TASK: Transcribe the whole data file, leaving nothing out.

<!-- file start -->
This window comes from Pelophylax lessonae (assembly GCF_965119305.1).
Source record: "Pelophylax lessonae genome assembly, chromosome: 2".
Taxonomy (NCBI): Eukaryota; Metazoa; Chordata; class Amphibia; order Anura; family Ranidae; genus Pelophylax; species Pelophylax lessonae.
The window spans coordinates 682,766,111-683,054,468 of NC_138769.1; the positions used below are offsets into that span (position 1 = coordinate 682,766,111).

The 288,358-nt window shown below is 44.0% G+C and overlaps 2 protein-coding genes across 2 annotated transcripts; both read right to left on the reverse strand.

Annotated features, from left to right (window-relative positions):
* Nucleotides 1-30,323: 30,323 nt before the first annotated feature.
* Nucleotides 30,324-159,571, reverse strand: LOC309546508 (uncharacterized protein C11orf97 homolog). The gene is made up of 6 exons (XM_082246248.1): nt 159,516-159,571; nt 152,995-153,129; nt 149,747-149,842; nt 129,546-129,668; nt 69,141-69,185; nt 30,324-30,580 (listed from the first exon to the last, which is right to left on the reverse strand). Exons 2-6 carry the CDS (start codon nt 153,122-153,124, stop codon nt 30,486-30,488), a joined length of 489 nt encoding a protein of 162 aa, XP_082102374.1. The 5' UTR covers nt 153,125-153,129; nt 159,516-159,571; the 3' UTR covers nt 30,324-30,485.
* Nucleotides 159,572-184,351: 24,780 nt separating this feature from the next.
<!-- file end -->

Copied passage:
This window comes from Pelophylax lessonae (assembly GCF_965119305.1).
Source record: "Pelophylax lessonae genome assembly, chromosome: 2".
Taxonomy (NCBI): Eukaryota; Metazoa; Chordata; class Amphibia; order Anura; family Ranidae; genus Pelophylax; species Pelophylax lessonae.
The window spans coordinates 682,766,111-683,054,468 of NC_138769.1; the positions used below are offsets into that span (position 1 = coordinate 682,766,111).

The 288,358-nt window shown below is 44.0% G+C and overlaps 2 protein-coding genes across 2 annotated transcripts; both read right to left on the reverse strand.

Annotated features, from left to right (window-relative positions):
* Nucleotides 1-30,323: 30,323 nt before the first annotated feature.
* Nucleotides 30,324-159,571, reverse strand: LOC309546508 (uncharacterized protein C11orf97 homolog). The gene is made up of 6 exons (XM_082246248.1): nt 159,516-159,571; nt 152,995-153,129; nt 149,747-149,842; nt 129,546-129,668; nt 69,141-69,185; nt 30,324-30,580 (listed from the first exon to the last, which is right to left on the reverse strand). Exons 2-6 carry the CDS (start codon nt 153,122-153,124, stop codon nt 30,486-30,488), a joined length of 489 nt encoding a protein of 162 aa, XP_082102374.1. The 5' UTR covers nt 153,125-153,129; nt 159,516-159,571; the 3' UTR covers nt 30,324-30,485.
* Nucleotides 159,572-184,351: 24,780 nt separating this feature from the next.